Along with the comfort you can get from support groups, when your companion is at, or near, the end, there are veterinarians today capable of supporting the choice for in-home euthanasia, or private cremation. The decision between in-home or at the vet euthanasia is an individual one. For some people, it would be unthinkable for a cherished family member’s final memory to be the fear and anxiety of a vet office. They want them to feel safe in a familiar setting, surrounded by familiar sights, sounds, and smells. For others, they don’t want the memory of their beloved’s last moments having happened on their bed or in front of the fireplace. The decision about euthanasia is personal, but finding a way of talking through it can help minimize later regrets. Regret can create guilt and build anger at ourselves or at the vet after the loss of our companion. Regret can keep the grief process going. However, if a person can know that they provided the most gentle, humane, caring death that they could for their friend, they make progress towards healing and a sense of peace.
It might seem hard to fathom, but people doing something they love can experience burnout and fatigue. Everyone, including the volunteers and staff at animal welfare organizations, goes through some form of grief when an animal they are close to passes away. The feelings of loss might be brief, but over time the loss can take a toll and cause compassion fatigue and caregiver burnout. Fortunately, administrators are recognizing the signs and hiring grief counselors to help ease caregiver exhaustion.
Part of the grief process includes coming to a point when you feel you are ready to reinvest your home and love in a new companion. At this stage, attending a loss support group, or a private counseling session, might be a good place to discuss your feelings before you decide to adopt a new family member. Looking at various scenarios and fully understanding your expectations before you bring a new pet into your home may save you, and your new buddy, the heartache of a too hasty adoption. Consider what is pushing you to adopt. A counselor can help you anticipate what some of the scenarios could be, before helping you come up with the best decision for yourself.
During her counseling sessions, Betty poses questions like, “What does it mean to bring another animal in now? How do you think you’re going to feel when you see a little brown dog, when you’ve always had a little white dog? How are you going to feel when you see this little brown dog in his space, on your bed?” Support groups today can be effective tools to help you build trust in yourself so that you know you are making the right decision.
Sometimes animal fostering can help you through the grief process. The caretaking doesn’t have to be permanent, and if it doesn’t feel right you can end it. On the other hand, if having an animal in your home again feels right, you could begin to think about adopting. Another idea is working for a local group like San Francisco’s Pets Are Wonderful Support (PAWS). Their volunteers help low-income seniors and people with HIV/AIDS and other disabling illnesses with the care of their pets. By volunteering for an organization like this, you can begin to see how it feels being around another animal.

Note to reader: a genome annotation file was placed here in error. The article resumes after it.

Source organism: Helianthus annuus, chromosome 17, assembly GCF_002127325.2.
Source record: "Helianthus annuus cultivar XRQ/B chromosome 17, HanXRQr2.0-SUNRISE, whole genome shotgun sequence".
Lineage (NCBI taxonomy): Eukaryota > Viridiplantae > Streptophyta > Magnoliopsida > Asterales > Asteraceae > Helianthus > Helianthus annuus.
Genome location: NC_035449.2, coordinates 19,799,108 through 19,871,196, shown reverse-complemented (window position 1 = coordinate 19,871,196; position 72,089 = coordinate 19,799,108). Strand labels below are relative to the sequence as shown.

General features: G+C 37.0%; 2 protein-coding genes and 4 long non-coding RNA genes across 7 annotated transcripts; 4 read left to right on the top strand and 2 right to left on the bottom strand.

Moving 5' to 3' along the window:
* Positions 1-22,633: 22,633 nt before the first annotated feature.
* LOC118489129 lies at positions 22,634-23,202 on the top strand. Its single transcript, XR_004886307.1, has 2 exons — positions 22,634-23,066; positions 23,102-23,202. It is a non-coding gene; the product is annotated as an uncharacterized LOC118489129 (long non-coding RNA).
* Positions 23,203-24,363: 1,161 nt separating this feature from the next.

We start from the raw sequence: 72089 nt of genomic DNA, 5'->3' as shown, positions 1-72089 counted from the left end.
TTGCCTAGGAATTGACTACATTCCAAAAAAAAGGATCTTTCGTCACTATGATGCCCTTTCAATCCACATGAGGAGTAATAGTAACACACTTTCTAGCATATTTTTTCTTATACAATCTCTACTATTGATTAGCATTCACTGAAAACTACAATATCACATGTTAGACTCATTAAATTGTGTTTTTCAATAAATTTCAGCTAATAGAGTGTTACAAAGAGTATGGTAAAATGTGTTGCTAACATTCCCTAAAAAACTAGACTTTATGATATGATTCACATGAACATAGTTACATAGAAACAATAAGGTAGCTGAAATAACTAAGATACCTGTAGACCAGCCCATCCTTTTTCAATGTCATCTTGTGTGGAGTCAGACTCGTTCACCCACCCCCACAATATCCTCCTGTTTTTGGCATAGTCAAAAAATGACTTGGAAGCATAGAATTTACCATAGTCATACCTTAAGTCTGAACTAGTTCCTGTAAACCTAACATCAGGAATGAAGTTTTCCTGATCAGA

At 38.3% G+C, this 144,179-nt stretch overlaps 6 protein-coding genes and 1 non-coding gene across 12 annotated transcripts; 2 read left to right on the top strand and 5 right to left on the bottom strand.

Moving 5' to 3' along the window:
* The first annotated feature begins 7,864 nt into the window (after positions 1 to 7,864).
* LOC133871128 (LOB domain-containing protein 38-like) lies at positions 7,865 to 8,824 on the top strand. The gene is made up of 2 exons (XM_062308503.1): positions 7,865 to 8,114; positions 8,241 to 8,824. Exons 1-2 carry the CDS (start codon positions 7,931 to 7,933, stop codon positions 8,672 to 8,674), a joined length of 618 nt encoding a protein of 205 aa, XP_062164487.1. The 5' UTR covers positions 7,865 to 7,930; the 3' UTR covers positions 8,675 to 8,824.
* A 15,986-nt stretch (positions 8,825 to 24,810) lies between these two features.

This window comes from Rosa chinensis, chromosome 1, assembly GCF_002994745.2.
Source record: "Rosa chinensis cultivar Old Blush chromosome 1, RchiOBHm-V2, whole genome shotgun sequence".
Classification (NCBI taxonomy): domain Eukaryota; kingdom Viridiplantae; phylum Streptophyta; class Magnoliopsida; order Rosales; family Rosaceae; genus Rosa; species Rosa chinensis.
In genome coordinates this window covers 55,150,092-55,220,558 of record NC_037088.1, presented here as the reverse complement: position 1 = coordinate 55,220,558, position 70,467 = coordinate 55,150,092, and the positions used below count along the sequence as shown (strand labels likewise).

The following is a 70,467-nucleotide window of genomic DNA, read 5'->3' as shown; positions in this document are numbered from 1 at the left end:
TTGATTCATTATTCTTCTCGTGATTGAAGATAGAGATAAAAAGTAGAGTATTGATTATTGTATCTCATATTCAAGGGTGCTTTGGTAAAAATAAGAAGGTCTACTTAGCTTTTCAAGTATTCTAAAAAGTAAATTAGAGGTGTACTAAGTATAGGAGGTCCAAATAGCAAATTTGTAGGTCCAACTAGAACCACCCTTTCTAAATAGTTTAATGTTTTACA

Guilt and regret are the two biggest issues that can extend the mourning period, according to Betty. She advocates setting up a support system, if possible, before your companion passes away. Being able to talk through your feelings about euthanasia with loved ones and your vet can help get you through the grief process. The more we can cherish the time we have had with our canine companions, the easier it is to accept their passing. Our animals may be with us a short time, but the lessons they teach are guaranteed to make you a better human being. Mourning and grief are natural. It helps when we can embrace the time we have with our four-legged loved ones, knowing they are woven into the tapestry of our life. When the time is right, we might even see that a little piece of them seems to appear in another dog that comes into our life.
Deciding to have a dog in your life means opening yourself up for equal parts joy and heartache. Whether you have a dog from puppyhood, or you bring an older dog into your home to live out her senior years, the special bond and friendship is forever.
When we adopted our dog, we tried from the start to be pragmatic about her life with us. She is a large breed dog with an average lifespan of 8-12 years, and she is now in her golden years. Today, we are so grateful that we didn’t give up the chance to experience her incredible companionship and unique love. Oprah says, “When you lose a loved one, you gain an angel whose name you know.” This is the sentiment I and dog lovers everywhere hold dear, some more confidently than others. It echoes our need to remain close to our four-legged loved ones until we meet again. Loss may be inevitable, but today you do not have to navigate the grief process alone.
San Francisco SPCA Pet Loss Support Group http://www.sfspca.org/programs-services/pet-loss-support
The Association for Pet Loss and Bereavement website http://aplb.org
This article was written by LIFE+DOG editor Sharon Castellanos.